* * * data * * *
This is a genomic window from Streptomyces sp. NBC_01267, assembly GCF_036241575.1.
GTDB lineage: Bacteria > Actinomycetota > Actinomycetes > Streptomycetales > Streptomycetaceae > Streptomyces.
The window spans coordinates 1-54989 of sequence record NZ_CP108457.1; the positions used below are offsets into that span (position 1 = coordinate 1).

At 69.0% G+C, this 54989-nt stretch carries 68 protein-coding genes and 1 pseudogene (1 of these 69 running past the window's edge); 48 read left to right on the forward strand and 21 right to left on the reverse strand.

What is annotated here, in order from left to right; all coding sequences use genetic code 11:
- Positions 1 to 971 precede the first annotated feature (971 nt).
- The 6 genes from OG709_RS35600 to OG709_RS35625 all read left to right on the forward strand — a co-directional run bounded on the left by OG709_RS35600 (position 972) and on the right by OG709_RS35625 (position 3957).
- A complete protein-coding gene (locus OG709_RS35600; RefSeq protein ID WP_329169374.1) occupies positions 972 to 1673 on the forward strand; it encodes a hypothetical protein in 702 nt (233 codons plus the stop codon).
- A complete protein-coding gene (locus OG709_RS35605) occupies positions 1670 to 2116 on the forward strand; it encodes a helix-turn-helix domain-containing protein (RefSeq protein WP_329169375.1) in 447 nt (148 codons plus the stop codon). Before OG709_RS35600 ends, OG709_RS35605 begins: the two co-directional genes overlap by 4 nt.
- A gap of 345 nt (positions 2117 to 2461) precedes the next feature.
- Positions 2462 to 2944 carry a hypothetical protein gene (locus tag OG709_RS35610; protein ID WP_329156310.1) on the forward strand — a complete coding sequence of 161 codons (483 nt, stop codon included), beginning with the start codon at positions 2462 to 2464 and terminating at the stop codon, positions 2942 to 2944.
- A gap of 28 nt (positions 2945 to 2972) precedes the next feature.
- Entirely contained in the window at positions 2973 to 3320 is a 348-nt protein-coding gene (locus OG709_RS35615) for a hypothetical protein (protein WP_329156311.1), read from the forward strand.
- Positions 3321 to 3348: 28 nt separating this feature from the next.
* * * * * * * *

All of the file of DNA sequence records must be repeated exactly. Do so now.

This is a genomic window from Streptomyces sp. NBC_01267, assembly GCF_036241575.1.
GTDB lineage: Bacteria > Actinomycetota > Actinomycetes > Streptomycetales > Streptomycetaceae > Streptomyces.
The window spans coordinates 1-54989 of sequence record NZ_CP108457.1; the positions used below are offsets into that span (position 1 = coordinate 1).

At 69.0% G+C, this 54989-nt stretch carries 68 protein-coding genes and 1 pseudogene (1 of these 69 running past the window's edge); 48 read left to right on the forward strand and 21 right to left on the reverse strand.

What is annotated here, in order from left to right; all coding sequences use genetic code 11:
- Positions 1 to 971 precede the first annotated feature (971 nt).
- The 6 genes from OG709_RS35600 to OG709_RS35625 all read left to right on the forward strand — a co-directional run bounded on the left by OG709_RS35600 (position 972) and on the right by OG709_RS35625 (position 3957).
- A complete protein-coding gene (locus OG709_RS35600; RefSeq protein ID WP_329169374.1) occupies positions 972 to 1673 on the forward strand; it encodes a hypothetical protein in 702 nt (233 codons plus the stop codon).
- A complete protein-coding gene (locus OG709_RS35605) occupies positions 1670 to 2116 on the forward strand; it encodes a helix-turn-helix domain-containing protein (RefSeq protein WP_329169375.1) in 447 nt (148 codons plus the stop codon). Before OG709_RS35600 ends, OG709_RS35605 begins: the two co-directional genes overlap by 4 nt.
- A gap of 345 nt (positions 2117 to 2461) precedes the next feature.
- Positions 2462 to 2944 carry a hypothetical protein gene (locus tag OG709_RS35610; protein ID WP_329156310.1) on the forward strand — a complete coding sequence of 161 codons (483 nt, stop codon included), beginning with the start codon at positions 2462 to 2464 and terminating at the stop codon, positions 2942 to 2944.
- A gap of 28 nt (positions 2945 to 2972) precedes the next feature.
- Entirely contained in the window at positions 2973 to 3320 is a 348-nt protein-coding gene (locus OG709_RS35615) for a hypothetical protein (protein WP_329156311.1), read from the forward strand.
- Positions 3321 to 3348: 28 nt separating this feature from the next.